The museum is full of interesting exhibits featuring military weapons. The museum points out even a somewhat passive country like Canada does indeed belong to the violent waring human race.
After the museum, it was time to make our way back to camp. A stop and go turtle race was the result of leaving downtown Ottawa before the end of rush hour.
Sitting in traffic gives one time to reflect, we vowed to stay later when visiting large cities rather than endure the rush hour. The ladies unanimously approved, I’m sensing an ulterior motive……… dinner out……….no cooking.
We arrived home before dark, enjoyed a glass of wine and a dinner of leftovers from the potluck dinner the previous night.
John and Jan did not return home that evening, they planned to spend a couple of days working on their cottage on nearby White Lake.
John & Jan's backyard, Ottawa, Canada
Our hosts John & Jan’s backyard, Ottawa, Canada
Boondockers Welcome - free camping with other RVers click the link above to check it out
Boondockers Welcome – free camping with other RVers click the link above to check it out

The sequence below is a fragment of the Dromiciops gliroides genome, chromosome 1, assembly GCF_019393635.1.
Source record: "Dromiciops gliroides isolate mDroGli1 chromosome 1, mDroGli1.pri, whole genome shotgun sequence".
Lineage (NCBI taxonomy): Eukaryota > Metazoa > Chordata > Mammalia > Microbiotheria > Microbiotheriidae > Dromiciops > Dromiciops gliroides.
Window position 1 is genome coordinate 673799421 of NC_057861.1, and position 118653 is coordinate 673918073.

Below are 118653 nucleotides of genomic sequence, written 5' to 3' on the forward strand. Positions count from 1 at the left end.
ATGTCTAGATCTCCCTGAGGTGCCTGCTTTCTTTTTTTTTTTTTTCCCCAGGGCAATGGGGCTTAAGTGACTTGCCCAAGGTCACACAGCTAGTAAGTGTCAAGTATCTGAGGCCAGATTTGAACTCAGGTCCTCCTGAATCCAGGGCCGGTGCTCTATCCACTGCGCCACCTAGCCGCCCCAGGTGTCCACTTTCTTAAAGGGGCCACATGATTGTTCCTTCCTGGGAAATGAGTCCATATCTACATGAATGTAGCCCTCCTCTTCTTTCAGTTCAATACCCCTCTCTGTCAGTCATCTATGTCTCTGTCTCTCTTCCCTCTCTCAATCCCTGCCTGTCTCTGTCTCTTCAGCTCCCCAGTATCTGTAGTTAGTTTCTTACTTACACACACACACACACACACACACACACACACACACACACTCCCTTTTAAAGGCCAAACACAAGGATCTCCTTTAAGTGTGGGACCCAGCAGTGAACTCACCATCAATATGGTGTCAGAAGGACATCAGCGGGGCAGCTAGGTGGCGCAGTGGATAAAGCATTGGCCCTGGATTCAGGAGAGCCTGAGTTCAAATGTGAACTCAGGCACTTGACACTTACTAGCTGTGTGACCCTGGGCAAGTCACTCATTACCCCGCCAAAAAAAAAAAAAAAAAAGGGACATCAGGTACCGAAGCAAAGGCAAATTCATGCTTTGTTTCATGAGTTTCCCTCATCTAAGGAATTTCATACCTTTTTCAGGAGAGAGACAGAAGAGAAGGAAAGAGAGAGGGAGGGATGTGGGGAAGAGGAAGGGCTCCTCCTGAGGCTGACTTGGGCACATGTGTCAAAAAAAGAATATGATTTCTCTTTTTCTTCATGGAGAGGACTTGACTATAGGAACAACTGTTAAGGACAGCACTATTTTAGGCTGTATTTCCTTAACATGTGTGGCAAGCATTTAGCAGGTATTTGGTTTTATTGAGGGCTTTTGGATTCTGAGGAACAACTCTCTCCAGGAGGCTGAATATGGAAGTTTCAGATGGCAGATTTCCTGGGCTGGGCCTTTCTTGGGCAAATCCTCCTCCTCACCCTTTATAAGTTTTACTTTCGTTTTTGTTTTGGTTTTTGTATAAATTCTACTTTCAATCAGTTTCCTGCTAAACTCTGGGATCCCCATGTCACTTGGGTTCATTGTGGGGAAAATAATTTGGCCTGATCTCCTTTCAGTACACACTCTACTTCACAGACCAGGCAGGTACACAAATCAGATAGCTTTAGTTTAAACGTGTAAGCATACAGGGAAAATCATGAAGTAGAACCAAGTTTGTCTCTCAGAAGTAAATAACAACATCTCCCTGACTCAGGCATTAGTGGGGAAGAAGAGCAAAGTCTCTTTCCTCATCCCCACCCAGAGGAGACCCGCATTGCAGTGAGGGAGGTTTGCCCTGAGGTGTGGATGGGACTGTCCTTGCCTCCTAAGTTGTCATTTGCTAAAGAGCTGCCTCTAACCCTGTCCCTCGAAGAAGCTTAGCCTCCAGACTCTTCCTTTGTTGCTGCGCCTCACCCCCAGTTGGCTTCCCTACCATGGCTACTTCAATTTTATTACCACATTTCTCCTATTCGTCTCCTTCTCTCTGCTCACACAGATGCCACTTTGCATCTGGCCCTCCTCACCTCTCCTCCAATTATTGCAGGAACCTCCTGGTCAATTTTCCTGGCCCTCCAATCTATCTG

Thursday, September 14 – Day 17
The next morning, we’re off to another ‘Boondocker Welcome’ host near Montreal, Quebec. First a fuel stop and free RV dump directions supplied by John. Fuel prices have been consistent so far varying between $1.10 and $1.00 per liter.
The landscape has not changed much since we entered Ontario, cities are skirted by rolling farmland and forests of coniferous trees with the odd lake. The drive from Ottawa to Granby, Quebec our next boondocking spot was ordinary until we reached the outskirts of Montreal and road construction.
Entering the province of Quebec is like crossing into a foreign country. Different language, different culture, no English signs only French, even though Canada has two official languages.
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French-Canadians are determined to preserve their culture and heritage at all costs, a movement to separate from Canada often becomes headline news.
Event traffic lights operate differently than the rest of Canada, a flashing green light, we think means right of way. Speed limits seem to be a guideline, not a law. Quebecers drive like maniacs, you need your head on a swivel.
Even though it was midday the traffic was heavy but moving well. Driving through the construction zones was a little unnerving, but Henry, Ralph and I with help from our navigators are equal to the task.
Granby is located about an hour east of Montreal. We took highway 40 through the city and onto Granby. We arrived mid-afternoon at a surprise location.